On July 7th, Chicago will be invaded by a three-story eyeball. There is no word yet whether it will threaten us with death rays.
Of course, I am kidding. What will be coming to Chicago on July 7th is Eye, a three-story sculpture by Tony Tasset. Tasset is a Chicago-based artist and a professor at the University of Illinois at Chicago, he also has quite a bit of artwork currently on view at the Museum of Contemporary Art, Chicago, which I wrote about in my review of that exhibition, “Rewind.”
I’ll be honest, I’m really excited about seeing Eye eye-to-eye (ok no more puns like that). I first learned about Eye when it appeared in Laumeier Sculpture Park, though at that point there was no indication that the sculpture would be enlarged several times over and come to Chicago.
I’m strongly in favor of good public art (as opposed to really bad public art). With the visual arts coverage in mass media at about zero, Chicago Tribune included, public art is proving to be a vital way to engage people with art. The Picasso and now the Bean have both demonstrated this. Will Eye live up to the challenge? It’s size certainly suggests to me that it’ll make waves.
While I am wary about the spectacle that this installation will undoubtedly cause, which could be to the detriment to the work itself as demonstrated by some of the Chinese sculpture in Millennium Park, I’m already interested in its site in Pritzker Park. The “Park” itself was nothing more than a vacant lot about two years ago frequented mainly by the city’s homeless population. Last year they put in a plaza, some spindly trees, a concession stand (of course!), and some really bad landscaping. Then they (whomever “they” are, brief research turned up little on the park itself and even less on the naming process) named it after our local plutocrats, the Pritzkers, who already have their names plastered all over town, including just a couple blocks away, in Millennium Park. Now finished and open, Pritzker Park seems to have been reclaimed by the city’s homeless population.
Even more interestingly, the park is the site of the city’s new and unwelcome crowd controls. Several weeks ago, it being warm out again finally, I went with some friends to the roof deck of Plymouth Restaurant and Bar, located adjacent to Pritzker Park and across the street from the Harold Washington Library and the Library El station. One person joined us later in the evening, cutting through Pritzker Park to get to Plymouth. She reported that there was some sort of high-pitched siren broadcast throughout the park. On my way home I decided to check it out and sure enough, the park is rigged with speakers that broadcast a high-pitched siren throughout the park making it very unpleasant to be there, thus deterring vagrants. However the homeless were still there, just uncomfortable now. There is no official word whether these sirens will be active during the evening hours of the day which would make viewing the work nearly impossible.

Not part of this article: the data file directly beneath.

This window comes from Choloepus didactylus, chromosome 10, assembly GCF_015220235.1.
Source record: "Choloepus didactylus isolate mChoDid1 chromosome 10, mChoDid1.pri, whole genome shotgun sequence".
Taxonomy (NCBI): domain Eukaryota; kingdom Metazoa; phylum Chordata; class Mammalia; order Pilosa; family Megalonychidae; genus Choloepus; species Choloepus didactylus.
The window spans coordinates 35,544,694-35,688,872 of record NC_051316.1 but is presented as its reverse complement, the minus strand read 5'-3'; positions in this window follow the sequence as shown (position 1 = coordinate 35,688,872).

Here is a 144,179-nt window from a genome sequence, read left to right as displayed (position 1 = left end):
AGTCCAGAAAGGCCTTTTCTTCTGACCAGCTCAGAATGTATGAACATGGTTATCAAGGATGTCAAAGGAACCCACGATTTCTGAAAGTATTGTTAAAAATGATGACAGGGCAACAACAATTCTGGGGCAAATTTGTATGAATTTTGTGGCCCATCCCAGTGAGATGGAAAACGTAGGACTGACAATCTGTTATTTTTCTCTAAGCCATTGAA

This experience indicates to me the potentially most interesting aspect of Eye: its reference to surveillance and control. Joel Kuennen brought this kind of point up in relation to Roger Hiorns’ installation of jet engines on the roof of the Art Institute of Chicago, and I ascribed Chicago’s culture of surveillance to be of primary importance to Michael Wolf’s 2008-2009 exhibition “The Transparent City.” Chicago is the most closely watched city in America, according to a recent Associated Press report. Anywhere you go in the Loop you are likely being watched by an electronic eye, or probably several of them. The cameras can be discrete or obtrusive, but they are omnipresent, watching our movements and actions for the presumed purpose of keeping us safe. The sirens in Pritzker Park go a step beyond passive monitoring to
actively shaping our behavior, in a disgustingly Orwellian-type of
move. These sirens should be scrapped. The parks are for the people. Tasset makes visible an eye, which can be surreal as the artist describes it, but its location in this particular park, in the loop, in the midst of a forest of electronic eyes, gives it a more disturbing character. What or who is watching you? Why?
Tags: chicago tourism, downtown chicago, eye, eyeball, installation, Laumeier Sculpture Park, MCA, Michael Wolf, Millennium Park, Pritzker, public art, public sculpture, Roger Hiorns, sculpture, surveillance, Tony Tasset